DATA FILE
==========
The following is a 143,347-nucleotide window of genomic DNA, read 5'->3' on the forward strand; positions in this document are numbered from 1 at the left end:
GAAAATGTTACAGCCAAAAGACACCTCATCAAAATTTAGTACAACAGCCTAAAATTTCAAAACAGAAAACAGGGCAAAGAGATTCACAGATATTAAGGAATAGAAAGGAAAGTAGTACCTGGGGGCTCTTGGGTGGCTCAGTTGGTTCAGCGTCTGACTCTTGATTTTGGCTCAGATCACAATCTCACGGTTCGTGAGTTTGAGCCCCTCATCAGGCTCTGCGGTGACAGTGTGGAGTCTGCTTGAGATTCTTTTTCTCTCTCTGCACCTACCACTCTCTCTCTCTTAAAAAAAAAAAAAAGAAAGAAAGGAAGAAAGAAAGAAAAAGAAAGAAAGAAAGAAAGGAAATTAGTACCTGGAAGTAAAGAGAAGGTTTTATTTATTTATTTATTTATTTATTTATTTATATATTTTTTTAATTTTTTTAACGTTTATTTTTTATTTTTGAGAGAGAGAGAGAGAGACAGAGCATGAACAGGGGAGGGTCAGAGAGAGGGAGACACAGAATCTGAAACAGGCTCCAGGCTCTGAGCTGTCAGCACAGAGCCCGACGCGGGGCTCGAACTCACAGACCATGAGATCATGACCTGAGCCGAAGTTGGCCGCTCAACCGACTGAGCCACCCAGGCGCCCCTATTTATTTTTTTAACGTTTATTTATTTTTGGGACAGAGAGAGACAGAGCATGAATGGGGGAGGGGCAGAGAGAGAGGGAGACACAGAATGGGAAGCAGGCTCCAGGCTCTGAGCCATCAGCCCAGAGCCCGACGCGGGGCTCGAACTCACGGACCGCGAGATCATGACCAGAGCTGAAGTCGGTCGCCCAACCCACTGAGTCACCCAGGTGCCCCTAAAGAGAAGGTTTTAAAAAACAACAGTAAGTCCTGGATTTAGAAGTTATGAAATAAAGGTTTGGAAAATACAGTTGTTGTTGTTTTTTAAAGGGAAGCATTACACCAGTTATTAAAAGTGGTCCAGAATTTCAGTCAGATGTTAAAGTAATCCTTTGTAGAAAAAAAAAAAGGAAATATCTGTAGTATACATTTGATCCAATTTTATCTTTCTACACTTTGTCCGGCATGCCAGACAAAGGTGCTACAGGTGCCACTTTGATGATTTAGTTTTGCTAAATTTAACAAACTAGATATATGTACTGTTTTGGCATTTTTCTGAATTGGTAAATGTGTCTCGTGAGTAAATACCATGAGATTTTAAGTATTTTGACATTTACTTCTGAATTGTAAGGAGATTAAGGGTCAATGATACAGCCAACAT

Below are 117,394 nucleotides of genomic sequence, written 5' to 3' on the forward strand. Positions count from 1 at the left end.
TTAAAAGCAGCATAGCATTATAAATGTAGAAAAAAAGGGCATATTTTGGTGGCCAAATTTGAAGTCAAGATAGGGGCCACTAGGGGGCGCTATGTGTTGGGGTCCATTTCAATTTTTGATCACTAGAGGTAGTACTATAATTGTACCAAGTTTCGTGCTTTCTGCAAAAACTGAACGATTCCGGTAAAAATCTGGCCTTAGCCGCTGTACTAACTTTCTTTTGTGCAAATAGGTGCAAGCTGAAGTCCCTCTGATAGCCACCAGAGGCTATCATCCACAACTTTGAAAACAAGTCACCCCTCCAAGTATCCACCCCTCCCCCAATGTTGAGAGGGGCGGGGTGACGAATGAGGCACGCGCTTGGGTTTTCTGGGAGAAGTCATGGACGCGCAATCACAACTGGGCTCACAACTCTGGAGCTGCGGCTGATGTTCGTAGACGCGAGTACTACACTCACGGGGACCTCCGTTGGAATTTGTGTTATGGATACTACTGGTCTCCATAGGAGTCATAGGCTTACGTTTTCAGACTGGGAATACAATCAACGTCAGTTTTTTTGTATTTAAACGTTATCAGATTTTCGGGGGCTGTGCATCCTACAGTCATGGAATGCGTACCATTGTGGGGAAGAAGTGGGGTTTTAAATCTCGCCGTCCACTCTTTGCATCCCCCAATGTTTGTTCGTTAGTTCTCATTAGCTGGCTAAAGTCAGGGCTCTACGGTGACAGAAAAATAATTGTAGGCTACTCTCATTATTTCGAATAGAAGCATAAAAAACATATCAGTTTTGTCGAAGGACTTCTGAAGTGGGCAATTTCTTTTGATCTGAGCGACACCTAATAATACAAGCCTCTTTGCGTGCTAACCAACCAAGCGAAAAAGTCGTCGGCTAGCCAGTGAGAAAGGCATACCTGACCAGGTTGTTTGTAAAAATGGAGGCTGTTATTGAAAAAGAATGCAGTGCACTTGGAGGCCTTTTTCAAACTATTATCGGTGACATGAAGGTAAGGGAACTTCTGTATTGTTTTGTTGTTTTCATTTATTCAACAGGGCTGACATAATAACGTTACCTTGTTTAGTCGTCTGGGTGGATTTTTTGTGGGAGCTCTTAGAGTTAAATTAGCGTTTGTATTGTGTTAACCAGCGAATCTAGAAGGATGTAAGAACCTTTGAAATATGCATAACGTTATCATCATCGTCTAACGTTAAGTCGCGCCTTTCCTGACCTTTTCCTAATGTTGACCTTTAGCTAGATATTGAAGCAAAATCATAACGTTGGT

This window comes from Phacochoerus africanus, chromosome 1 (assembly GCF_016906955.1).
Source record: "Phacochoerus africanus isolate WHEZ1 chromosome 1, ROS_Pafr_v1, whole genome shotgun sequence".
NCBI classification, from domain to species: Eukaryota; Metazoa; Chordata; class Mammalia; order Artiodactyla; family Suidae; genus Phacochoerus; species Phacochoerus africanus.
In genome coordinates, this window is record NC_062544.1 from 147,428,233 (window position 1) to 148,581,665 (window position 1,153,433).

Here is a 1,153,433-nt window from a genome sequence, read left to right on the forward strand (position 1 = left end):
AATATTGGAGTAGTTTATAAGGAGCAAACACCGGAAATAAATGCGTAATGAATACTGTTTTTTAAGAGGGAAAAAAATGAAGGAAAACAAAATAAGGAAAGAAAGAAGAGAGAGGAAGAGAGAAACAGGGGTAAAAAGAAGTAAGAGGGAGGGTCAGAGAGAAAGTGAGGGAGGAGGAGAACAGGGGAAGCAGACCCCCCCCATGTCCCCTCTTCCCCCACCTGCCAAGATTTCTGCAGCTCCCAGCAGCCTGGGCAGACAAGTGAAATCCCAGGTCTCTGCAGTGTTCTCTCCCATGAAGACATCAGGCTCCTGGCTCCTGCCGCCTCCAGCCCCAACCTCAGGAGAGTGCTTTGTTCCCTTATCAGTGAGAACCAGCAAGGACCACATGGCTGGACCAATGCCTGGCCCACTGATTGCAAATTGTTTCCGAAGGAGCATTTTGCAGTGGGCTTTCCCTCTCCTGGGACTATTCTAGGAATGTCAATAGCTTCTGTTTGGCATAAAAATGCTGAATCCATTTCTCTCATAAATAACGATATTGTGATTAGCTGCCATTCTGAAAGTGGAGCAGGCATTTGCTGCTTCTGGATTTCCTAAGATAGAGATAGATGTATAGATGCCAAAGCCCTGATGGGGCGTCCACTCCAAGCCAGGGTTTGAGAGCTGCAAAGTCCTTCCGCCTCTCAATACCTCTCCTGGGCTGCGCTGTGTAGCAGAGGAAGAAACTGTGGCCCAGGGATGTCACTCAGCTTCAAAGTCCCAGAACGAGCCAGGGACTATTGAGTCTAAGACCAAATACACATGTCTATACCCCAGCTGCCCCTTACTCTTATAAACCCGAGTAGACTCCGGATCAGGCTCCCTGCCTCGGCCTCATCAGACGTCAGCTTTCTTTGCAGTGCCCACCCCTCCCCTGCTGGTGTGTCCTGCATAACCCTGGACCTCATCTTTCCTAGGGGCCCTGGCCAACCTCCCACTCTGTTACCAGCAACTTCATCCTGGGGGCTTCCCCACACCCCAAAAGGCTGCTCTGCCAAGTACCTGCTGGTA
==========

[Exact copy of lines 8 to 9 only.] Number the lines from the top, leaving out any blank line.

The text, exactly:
In genome coordinates, this window is record NC_062544.1 from 147,428,233 (window position 1) to 148,581,665 (window position 1,153,433).

Here is a 1,153,433-nt window from a genome sequence, read left to right on the forward strand (position 1 = left end):